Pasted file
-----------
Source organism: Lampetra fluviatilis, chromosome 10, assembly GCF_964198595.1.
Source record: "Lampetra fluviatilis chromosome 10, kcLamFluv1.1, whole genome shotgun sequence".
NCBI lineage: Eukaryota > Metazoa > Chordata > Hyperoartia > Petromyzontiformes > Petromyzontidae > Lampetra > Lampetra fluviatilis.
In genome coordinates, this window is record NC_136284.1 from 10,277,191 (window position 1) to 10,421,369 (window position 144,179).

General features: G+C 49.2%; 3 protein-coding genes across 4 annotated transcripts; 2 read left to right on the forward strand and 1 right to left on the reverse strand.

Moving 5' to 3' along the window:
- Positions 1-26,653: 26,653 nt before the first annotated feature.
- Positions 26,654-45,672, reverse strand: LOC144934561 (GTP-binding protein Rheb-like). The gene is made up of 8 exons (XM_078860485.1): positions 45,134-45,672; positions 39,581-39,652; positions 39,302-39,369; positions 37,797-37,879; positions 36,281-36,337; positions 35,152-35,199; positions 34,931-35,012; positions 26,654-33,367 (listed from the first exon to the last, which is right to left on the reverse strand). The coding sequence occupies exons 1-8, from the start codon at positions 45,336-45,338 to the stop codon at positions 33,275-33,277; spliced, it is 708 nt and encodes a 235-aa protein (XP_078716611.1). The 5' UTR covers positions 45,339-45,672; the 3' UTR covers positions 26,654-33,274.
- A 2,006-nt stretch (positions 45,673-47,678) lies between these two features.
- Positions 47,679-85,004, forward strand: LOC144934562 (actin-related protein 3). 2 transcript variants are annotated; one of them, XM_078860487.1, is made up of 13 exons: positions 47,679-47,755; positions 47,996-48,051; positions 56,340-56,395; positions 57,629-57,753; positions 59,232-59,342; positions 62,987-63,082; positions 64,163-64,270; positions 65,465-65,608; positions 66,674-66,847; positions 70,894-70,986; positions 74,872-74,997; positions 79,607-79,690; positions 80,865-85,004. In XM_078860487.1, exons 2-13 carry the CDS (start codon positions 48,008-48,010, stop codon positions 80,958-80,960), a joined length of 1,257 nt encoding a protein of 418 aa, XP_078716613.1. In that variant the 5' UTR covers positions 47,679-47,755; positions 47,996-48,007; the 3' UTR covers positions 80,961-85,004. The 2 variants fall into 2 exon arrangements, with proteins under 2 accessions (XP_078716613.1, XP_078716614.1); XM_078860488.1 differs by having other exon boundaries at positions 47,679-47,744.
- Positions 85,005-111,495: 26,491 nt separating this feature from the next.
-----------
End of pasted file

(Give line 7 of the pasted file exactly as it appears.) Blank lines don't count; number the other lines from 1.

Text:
- Positions 1-26,653: 26,653 nt before the first annotated feature.